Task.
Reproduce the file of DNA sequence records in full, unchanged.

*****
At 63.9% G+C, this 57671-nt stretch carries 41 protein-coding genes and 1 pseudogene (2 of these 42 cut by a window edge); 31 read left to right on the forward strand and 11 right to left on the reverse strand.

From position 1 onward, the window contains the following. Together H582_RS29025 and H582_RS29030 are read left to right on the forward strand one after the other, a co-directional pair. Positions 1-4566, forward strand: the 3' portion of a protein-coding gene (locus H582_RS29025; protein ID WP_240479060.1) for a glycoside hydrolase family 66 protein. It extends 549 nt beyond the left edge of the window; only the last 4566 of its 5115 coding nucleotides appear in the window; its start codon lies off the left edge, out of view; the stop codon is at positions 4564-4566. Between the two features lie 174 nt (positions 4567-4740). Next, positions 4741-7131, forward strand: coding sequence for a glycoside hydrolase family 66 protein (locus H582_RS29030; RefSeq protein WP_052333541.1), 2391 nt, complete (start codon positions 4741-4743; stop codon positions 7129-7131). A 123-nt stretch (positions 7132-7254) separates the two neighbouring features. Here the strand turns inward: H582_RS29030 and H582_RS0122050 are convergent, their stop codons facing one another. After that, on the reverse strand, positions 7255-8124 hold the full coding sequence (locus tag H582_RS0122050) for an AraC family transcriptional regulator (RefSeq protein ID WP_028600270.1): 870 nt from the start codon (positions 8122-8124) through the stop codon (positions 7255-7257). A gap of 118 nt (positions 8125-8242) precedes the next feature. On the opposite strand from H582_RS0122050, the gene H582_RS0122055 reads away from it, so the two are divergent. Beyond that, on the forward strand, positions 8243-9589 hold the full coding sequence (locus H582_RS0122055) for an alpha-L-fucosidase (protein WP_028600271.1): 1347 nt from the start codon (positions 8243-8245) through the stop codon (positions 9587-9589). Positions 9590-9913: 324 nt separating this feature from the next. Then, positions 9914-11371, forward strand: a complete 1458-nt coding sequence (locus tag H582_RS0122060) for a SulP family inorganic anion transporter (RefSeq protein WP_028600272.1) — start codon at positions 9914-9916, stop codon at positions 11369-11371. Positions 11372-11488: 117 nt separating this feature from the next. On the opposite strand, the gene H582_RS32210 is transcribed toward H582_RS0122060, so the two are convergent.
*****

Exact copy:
At 63.9% G+C, this 57671-nt stretch carries 41 protein-coding genes and 1 pseudogene (2 of these 42 cut by a window edge); 31 read left to right on the forward strand and 11 right to left on the reverse strand.

From position 1 onward, the window contains the following. Together H582_RS29025 and H582_RS29030 are read left to right on the forward strand one after the other, a co-directional pair. Positions 1-4566, forward strand: the 3' portion of a protein-coding gene (locus H582_RS29025; protein ID WP_240479060.1) for a glycoside hydrolase family 66 protein. It extends 549 nt beyond the left edge of the window; only the last 4566 of its 5115 coding nucleotides appear in the window; its start codon lies off the left edge, out of view; the stop codon is at positions 4564-4566. Between the two features lie 174 nt (positions 4567-4740). Next, positions 4741-7131, forward strand: coding sequence for a glycoside hydrolase family 66 protein (locus H582_RS29030; RefSeq protein WP_052333541.1), 2391 nt, complete (start codon positions 4741-4743; stop codon positions 7129-7131). A 123-nt stretch (positions 7132-7254) separates the two neighbouring features. Here the strand turns inward: H582_RS29030 and H582_RS0122050 are convergent, their stop codons facing one another. After that, on the reverse strand, positions 7255-8124 hold the full coding sequence (locus tag H582_RS0122050) for an AraC family transcriptional regulator (RefSeq protein ID WP_028600270.1): 870 nt from the start codon (positions 8122-8124) through the stop codon (positions 7255-7257). A gap of 118 nt (positions 8125-8242) precedes the next feature. On the opposite strand from H582_RS0122050, the gene H582_RS0122055 reads away from it, so the two are divergent. Beyond that, on the forward strand, positions 8243-9589 hold the full coding sequence (locus H582_RS0122055) for an alpha-L-fucosidase (protein WP_028600271.1): 1347 nt from the start codon (positions 8243-8245) through the stop codon (positions 9587-9589). Positions 9590-9913: 324 nt separating this feature from the next. Then, positions 9914-11371, forward strand: a complete 1458-nt coding sequence (locus tag H582_RS0122060) for a SulP family inorganic anion transporter (RefSeq protein WP_028600272.1) — start codon at positions 9914-9916, stop codon at positions 11369-11371. Positions 11372-11488: 117 nt separating this feature from the next. On the opposite strand, the gene H582_RS32210 is transcribed toward H582_RS0122060, so the two are convergent.